It’s justly expressed because I’m confronting an unmistakable injustice.

    The likelihood we will receive any sizeable monetary sum seems elusive and far fetched.. For myself I’m considering an additional plan of action so that I can have a sense of control and play an active part in what I feel will help me heal.
    Our unique perspective (masked by the memories of painful traumatic events) is our innate knowledge we missed out on something that could have possibly filled our longing emptiness surrounding our youth.. I understand how compensation would allow for opportunities to heal. I get that! But I also get the possibility it will take a very long time before the decision is finalized. We are driven by our longing to be healed..we will go to extreme lengths to take hold what was denied us. This legal process is difficult. What it brings out from within us can be overwhelming. But we continue because the end sight is healing in the form of vindication and compensation. Here’s my idea to move forward along one portion of my healing journey. For myself, I’m becoming aware of the vast amount of knowledge I can learn from so people living in my community. All I need to do.. is ask! Humbly and respectfully I approach a member, and I speak MY truth, I speak OUR truth.. The fact is, when we were removed and adopted away, we weren’t the only ones disconnected from our family and community; everyone there, our family and ALL the members of our community were disconnected from US! Everyone lost! We weren’t able to learn the lessons of our culture. Admitingly, I’ve googled “how to..” info on all things aboriginal related on occasion, rather than display my ignorance. Taking this perspective allows me to gain knowledge in its authenticity while nurturing my sense of self.
    But we returned, yes, many of us are fractured and can’t see past the memories of our painful experiences. The overwhelming need to heal is in all of us.. as evident from the numbers joining these class action law suits and just as many inquiring how they too may join. Compensation will allow for healing, I get that. At the same time, we can become proactive and engage with those who we live amongst. In our attempts to find our place within our community, our different frame of reference, only serves to remind us and them, we can’t relate to those who we are related to. Blame and guilt have no place in regards to that. Well, you might ask, Then what? How do we make sense of that and not become angry of the predicament our situations (adoptions) led us?
    Perhaps by veiwing our predicament as us having a special and unique perspective. Seek out people who can teach their craft. I missed out learning the trap line. I was too young for my father to teach me how to set up a snare. My sister, two years older, has survival skills enabeling her to provide herself sustenance if left alone deep in the bush. Now THAT is on my, “need to know how to do” list!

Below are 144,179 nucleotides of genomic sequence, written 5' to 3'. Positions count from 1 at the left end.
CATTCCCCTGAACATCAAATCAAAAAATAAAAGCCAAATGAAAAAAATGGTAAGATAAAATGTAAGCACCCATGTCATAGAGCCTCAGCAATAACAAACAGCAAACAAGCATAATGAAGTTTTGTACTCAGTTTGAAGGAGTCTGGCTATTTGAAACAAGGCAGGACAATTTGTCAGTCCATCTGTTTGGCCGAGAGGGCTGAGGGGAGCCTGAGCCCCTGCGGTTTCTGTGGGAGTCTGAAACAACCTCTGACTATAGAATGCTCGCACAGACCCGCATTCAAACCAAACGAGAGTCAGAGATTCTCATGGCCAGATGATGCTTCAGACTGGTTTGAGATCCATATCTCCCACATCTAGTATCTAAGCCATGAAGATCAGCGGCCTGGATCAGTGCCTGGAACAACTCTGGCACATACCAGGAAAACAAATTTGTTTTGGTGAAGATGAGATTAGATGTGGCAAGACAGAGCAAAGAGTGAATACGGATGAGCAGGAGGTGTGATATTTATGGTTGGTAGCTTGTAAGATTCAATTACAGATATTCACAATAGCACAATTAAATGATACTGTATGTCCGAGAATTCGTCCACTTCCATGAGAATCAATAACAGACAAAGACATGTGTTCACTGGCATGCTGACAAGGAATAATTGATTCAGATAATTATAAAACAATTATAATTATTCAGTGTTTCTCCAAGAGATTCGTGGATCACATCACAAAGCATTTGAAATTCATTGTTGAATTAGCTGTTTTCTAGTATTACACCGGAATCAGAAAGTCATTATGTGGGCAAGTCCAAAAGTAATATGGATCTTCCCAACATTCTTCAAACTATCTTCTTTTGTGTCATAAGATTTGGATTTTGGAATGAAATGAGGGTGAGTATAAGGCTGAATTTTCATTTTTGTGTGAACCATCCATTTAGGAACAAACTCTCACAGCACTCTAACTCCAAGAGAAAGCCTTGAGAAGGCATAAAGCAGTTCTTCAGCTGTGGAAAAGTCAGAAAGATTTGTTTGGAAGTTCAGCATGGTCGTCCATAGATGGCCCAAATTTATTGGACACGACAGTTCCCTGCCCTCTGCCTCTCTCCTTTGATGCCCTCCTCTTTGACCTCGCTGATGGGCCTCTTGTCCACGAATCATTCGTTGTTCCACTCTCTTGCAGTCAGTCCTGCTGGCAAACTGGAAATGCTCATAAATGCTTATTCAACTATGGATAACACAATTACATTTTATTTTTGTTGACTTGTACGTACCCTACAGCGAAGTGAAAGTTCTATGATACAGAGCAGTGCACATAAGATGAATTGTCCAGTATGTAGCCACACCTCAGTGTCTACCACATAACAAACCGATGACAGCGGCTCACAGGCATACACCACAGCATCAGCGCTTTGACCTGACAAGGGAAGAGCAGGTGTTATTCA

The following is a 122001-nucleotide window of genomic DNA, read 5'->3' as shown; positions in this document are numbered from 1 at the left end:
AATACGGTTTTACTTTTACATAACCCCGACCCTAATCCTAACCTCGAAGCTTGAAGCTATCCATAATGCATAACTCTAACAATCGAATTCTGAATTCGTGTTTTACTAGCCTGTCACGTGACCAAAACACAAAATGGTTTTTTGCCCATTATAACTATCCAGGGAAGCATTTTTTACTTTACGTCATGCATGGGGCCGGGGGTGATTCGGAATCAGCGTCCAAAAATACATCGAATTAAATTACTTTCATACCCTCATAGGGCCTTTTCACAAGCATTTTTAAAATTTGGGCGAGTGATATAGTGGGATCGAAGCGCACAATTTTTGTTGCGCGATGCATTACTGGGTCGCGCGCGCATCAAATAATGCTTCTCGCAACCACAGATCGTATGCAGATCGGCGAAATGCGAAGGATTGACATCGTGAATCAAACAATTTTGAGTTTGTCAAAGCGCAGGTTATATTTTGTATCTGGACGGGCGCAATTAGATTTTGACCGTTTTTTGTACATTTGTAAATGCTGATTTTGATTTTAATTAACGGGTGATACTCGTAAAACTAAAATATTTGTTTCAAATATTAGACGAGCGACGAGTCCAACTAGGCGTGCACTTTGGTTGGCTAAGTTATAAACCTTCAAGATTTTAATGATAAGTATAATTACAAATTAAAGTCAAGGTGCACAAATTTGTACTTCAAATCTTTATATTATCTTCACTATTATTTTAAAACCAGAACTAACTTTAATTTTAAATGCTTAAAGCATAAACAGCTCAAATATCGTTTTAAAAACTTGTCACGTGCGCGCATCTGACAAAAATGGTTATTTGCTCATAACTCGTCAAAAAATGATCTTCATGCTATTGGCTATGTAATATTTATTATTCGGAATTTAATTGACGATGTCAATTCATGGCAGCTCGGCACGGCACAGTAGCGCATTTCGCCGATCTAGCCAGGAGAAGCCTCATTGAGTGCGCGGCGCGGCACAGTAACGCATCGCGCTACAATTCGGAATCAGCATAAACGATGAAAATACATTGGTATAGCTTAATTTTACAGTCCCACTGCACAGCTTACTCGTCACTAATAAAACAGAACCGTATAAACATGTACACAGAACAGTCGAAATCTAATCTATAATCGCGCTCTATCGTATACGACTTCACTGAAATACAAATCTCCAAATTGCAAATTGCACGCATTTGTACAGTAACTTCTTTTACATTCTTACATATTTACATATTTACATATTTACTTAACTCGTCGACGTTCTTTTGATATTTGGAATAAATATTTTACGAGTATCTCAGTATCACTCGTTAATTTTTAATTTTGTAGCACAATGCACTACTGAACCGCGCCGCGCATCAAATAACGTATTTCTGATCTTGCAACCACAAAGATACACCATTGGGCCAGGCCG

It’ll be challenging to learn but I am a willing learner! It becomes a question of who do you want to learn from and are they willing to teach you? My sis doesn’t know it yet, but I want her to teach me and she WILL be willing to teach…😊 Allow yourself to become aware of a persons talents. Don’t overlook the more unlikely individuals. You’ll be amazed with what you’ll gain when pausing to listen, watch and learn while people share their unique talents that bring them happiness. Are you able to envision what can come of engaging your fellow family and community?
    Not only do we learn what we weren’t taught… The knowledge we learn begins to take hold.. WE CONNECT!
    Those who are teaching us recognize they are connecting with you also.
    EVERYONE WINS!
    There’s one more added element in play occurring as you learn long lost lessons and while connections are becoming established between yourself and your community. How many articles and titles have you seen, or heard people say, “the old ways are disappearing because this young generation doesn’t want to learn.”

    We are the solution to that problem.
    We are the generation who wants to learn! So you go to an Elder, or two, or ten! Tell them you were removed, tell them you weren’t taught.. and then say this..”Please, teach me one thing. I don’t want to take too much of your time or your energy. I want to be able to tell people, (***) taught me how to do this.
    (I suggest you also do a favour in return for the time they’ve spent and as a show of gratitude for the knowledge imparted)
    I’m only sharing what works for me. Our struggles are difficult, and sometimes there doesn’t seem to be a solution. For myself, I can attest, if I’m honestly willing to be open to learn the truth in the lesson of the experiences presented to me, the answer comes quickly and its a moment in time when I have a clear understanding we ALL have the inner strength to have endured the tramatic events of our childhood.
    What we struggle with through adulthood is the painful memories associated to the traumatic childhood events.